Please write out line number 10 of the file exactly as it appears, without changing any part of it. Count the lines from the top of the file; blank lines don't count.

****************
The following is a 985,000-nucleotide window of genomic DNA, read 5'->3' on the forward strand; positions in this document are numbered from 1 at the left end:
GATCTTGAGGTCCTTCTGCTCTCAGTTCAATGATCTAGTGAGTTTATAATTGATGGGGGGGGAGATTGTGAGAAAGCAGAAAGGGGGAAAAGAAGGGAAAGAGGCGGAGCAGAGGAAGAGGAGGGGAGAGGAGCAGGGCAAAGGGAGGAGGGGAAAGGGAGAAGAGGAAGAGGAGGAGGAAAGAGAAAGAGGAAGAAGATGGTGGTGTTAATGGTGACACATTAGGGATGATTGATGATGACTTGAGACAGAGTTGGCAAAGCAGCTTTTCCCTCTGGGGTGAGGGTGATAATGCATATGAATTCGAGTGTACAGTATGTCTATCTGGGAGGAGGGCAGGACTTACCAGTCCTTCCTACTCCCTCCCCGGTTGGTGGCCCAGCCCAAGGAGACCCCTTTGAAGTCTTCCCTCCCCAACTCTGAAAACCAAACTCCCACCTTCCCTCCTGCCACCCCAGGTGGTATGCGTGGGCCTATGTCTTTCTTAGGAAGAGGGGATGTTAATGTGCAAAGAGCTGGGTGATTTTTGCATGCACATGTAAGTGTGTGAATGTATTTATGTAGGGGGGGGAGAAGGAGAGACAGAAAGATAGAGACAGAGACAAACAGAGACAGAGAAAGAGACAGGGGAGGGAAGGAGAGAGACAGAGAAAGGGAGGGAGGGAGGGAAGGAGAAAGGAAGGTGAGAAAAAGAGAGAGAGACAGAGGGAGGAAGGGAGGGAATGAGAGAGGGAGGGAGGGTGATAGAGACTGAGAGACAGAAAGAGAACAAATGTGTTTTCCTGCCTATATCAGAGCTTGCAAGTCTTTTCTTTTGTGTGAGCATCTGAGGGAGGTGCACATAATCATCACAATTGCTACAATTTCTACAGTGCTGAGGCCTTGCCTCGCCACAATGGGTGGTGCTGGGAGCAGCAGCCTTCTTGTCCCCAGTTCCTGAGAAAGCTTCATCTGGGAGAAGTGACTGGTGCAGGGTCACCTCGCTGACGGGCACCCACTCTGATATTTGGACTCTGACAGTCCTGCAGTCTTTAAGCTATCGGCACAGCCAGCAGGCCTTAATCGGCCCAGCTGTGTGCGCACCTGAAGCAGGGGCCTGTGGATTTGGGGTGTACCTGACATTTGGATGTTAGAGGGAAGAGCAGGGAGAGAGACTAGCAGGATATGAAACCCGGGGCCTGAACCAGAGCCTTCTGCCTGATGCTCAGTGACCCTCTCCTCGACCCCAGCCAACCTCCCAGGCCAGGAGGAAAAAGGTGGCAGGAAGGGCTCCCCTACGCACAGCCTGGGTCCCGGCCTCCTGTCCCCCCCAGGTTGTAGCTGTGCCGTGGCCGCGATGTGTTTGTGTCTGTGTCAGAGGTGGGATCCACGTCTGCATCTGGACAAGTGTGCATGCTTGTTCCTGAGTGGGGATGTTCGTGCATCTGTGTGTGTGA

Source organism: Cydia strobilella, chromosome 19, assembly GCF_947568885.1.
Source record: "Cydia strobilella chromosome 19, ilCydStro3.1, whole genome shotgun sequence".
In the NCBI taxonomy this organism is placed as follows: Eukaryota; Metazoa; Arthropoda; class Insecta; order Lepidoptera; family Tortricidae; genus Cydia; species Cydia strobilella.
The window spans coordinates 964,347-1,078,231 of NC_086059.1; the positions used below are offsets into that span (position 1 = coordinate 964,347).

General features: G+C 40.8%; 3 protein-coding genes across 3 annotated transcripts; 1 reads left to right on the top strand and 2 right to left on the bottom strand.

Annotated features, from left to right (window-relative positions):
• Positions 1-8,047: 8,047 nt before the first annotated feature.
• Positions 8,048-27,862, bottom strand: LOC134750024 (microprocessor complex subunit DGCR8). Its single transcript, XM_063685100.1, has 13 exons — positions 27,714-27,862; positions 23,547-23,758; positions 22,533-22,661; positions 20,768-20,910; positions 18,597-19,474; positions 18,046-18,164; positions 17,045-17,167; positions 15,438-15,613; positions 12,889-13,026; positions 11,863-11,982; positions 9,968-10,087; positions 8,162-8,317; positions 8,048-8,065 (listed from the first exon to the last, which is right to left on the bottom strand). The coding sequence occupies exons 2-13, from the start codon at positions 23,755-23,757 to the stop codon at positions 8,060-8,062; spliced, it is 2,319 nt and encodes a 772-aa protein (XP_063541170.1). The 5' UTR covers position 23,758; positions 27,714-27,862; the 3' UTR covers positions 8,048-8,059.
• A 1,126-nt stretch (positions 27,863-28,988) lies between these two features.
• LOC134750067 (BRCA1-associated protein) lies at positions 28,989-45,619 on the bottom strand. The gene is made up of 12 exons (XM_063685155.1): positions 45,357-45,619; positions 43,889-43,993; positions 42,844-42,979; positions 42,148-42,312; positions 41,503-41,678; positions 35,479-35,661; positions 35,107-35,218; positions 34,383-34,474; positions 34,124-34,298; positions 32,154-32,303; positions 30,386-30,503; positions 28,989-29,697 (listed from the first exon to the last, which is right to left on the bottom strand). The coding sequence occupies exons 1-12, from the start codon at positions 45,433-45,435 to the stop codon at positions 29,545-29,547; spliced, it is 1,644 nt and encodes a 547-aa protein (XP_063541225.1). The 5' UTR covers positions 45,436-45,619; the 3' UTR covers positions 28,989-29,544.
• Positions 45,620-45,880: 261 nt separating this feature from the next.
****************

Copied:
• Positions 8,048-27,862, bottom strand: LOC134750024 (microprocessor complex subunit DGCR8). Its single transcript, XM_063685100.1, has 13 exons — positions 27,714-27,862; positions 23,547-23,758; positions 22,533-22,661; positions 20,768-20,910; positions 18,597-19,474; positions 18,046-18,164; positions 17,045-17,167; positions 15,438-15,613; positions 12,889-13,026; positions 11,863-11,982; positions 9,968-10,087; positions 8,162-8,317; positions 8,048-8,065 (listed from the first exon to the last, which is right to left on the bottom strand). The coding sequence occupies exons 2-13, from the start codon at positions 23,755-23,757 to the stop codon at positions 8,060-8,062; spliced, it is 2,319 nt and encodes a 772-aa protein (XP_063541170.1). The 5' UTR covers position 23,758; positions 27,714-27,862; the 3' UTR covers positions 8,048-8,059.